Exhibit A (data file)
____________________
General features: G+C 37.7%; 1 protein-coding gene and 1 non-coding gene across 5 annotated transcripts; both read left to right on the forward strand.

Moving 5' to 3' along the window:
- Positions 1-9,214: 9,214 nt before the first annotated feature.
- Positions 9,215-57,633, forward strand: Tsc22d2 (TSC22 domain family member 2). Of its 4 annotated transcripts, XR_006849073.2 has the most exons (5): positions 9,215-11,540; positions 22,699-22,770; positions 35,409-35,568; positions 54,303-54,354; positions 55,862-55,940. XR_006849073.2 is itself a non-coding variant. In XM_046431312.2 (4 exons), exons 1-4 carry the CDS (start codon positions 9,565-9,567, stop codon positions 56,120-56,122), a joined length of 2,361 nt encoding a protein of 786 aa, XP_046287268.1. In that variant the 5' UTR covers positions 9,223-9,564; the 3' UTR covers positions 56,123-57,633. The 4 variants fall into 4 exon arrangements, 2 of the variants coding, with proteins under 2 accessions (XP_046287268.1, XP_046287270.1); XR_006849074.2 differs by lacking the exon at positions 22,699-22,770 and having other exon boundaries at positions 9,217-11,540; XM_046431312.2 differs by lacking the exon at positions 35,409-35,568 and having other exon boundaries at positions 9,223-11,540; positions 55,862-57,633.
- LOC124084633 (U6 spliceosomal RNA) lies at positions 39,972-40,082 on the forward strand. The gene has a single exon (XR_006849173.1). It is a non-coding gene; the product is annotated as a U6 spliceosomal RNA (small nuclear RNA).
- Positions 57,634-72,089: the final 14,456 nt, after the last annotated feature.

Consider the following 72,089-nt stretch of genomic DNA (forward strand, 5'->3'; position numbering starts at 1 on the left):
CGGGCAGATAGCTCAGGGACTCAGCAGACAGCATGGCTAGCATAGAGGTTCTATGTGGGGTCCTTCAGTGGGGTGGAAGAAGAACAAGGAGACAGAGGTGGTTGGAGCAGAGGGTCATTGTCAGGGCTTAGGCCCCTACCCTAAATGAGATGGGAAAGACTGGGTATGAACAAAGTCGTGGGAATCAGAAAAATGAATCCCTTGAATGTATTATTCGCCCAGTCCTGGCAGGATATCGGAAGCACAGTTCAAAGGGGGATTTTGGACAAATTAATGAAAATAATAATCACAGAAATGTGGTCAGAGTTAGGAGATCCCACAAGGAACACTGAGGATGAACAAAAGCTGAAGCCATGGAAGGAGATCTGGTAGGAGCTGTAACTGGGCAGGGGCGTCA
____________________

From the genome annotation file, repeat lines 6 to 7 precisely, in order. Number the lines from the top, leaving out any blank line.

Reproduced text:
- Positions 57,634-72,089: the final 14,456 nt, after the last annotated feature.

Consider the following 72,089-nt stretch of genomic DNA (forward strand, 5'->3'; position numbering starts at 1 on the left):